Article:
I am so glad to find I am wrong. There is money in the stimulus bill for the Upper Mississippi Navigation and Ecosystem Sustainability Program, $8,604,000 to be exact.
The stimulus bill will fund first phases of construction of new 1,200-foot locks on the first five dams north of St. Louis. It will implement small-scale navigation aids, such as temporary mooring facilities for barges waiting to go through the old locks. It will also fund ecosystem restoration projects along the Mississippi River and Illinois Waterway.
In addition, the bill will fund $17.7 million for restoration projects on the Upper Mississippi under the Habitat Restoration Program that Congress authorized in 1986.
And it will fund $718,000 for Missouri River and Middle Mississippi River ecosystem enhancement. On the Mississippi, this money will probably be used to restore side channels that run between the river bank and islands in the river.
In today’s news there is an interesting article about conservation groups looking for a niche in climate funding, that looks at ecosystem restoration as infrastructure and the need to restore flood-buffering wetlands along rivers, possibly from a yet-to-be-authorized cap and trade program on carbon emissions.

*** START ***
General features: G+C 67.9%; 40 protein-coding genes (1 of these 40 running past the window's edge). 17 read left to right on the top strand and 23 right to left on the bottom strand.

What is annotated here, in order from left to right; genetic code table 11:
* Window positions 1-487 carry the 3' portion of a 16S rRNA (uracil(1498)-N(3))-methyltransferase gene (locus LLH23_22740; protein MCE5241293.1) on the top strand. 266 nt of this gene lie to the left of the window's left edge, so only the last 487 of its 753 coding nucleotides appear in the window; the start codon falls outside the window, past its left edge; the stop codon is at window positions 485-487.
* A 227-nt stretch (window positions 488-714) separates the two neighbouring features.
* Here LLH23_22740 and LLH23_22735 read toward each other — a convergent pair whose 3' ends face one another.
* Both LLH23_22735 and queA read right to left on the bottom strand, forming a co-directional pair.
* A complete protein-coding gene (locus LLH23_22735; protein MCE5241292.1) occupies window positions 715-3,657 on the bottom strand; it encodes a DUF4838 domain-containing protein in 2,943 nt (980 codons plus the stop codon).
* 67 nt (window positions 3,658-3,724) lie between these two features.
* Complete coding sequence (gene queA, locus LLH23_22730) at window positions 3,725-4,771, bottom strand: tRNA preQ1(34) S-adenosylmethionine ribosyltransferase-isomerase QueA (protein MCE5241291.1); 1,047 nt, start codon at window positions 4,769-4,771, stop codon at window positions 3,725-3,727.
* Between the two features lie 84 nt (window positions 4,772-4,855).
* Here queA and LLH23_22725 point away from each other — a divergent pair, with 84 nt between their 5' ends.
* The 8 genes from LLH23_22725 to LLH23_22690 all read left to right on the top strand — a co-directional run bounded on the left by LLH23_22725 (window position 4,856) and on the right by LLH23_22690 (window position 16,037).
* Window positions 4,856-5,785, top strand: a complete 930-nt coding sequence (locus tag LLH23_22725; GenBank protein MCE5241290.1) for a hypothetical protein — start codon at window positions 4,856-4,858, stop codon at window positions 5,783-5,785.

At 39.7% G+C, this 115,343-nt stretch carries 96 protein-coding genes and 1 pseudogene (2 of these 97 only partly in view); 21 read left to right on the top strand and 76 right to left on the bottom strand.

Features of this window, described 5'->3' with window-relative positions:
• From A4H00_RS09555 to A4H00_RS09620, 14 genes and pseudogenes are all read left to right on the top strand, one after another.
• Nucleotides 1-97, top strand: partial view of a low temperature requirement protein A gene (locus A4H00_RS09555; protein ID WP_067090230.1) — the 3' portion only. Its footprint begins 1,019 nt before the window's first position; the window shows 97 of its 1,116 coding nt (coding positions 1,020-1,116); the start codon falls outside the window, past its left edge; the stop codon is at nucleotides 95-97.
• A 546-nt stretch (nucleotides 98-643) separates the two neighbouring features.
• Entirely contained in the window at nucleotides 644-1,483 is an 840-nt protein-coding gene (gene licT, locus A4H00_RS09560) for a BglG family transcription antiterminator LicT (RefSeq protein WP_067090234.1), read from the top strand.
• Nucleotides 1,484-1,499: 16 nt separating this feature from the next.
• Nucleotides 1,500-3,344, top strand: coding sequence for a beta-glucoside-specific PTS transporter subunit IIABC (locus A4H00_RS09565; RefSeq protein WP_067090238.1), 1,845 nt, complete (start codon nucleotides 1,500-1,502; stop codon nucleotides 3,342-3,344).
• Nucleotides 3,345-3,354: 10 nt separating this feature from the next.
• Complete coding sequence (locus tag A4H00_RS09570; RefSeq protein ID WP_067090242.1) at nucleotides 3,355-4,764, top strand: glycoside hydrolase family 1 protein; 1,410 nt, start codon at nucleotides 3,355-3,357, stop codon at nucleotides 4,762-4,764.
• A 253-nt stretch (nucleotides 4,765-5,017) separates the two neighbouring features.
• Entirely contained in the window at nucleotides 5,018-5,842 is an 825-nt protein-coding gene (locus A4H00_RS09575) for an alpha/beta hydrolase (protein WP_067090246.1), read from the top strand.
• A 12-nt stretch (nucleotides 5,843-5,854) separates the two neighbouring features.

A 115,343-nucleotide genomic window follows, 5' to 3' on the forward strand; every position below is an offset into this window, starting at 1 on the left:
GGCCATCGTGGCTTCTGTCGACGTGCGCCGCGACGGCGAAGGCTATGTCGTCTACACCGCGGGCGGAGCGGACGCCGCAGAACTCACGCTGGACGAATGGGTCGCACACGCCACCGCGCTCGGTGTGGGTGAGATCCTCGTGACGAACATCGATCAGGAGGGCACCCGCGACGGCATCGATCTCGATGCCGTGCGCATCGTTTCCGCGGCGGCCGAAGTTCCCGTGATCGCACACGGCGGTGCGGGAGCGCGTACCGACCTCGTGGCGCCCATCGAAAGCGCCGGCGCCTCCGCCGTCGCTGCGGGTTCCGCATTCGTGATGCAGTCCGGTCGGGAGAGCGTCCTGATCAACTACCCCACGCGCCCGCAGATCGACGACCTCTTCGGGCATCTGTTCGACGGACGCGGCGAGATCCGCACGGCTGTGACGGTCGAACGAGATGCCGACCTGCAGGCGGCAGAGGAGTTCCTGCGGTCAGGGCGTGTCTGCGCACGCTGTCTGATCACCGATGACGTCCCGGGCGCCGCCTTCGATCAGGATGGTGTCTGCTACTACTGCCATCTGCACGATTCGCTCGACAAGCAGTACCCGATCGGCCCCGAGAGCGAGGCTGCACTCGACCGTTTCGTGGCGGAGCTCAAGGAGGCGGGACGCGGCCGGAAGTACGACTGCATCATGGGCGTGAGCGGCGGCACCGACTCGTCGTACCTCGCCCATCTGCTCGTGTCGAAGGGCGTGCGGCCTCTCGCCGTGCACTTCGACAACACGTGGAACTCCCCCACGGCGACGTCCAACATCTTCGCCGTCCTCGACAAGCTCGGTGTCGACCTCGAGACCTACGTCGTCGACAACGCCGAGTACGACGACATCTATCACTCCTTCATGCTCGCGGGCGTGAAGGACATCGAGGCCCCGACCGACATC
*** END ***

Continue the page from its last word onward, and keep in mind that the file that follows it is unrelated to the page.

There is an article about a land deal in Itasca County, Minnesota that would set aside 187,000 acres of forested land and wetlands as a privately managed working forest. The proposal would preserve wilderness, protect jobs in the timber industry, and protect the headwaters of the Mississippi.
Finally, because forests absorb nutrients, it would retain nutrients in Minnesota that otherwise might end up in the Gulf of Mexico should the land be cleared and turned over to agriculture.
Filed under: Climate Change, Dead Zone, Ecosystem, Fine Art Photography, Infrastructure, Mississippi River, U.S. Army Corps of Engineers, Upper Mississippi, Wetlands | Tagged: Fort de Chartres, Mississippi Headwaters, Navigation and Ecosystem Sustainability Program, side channels |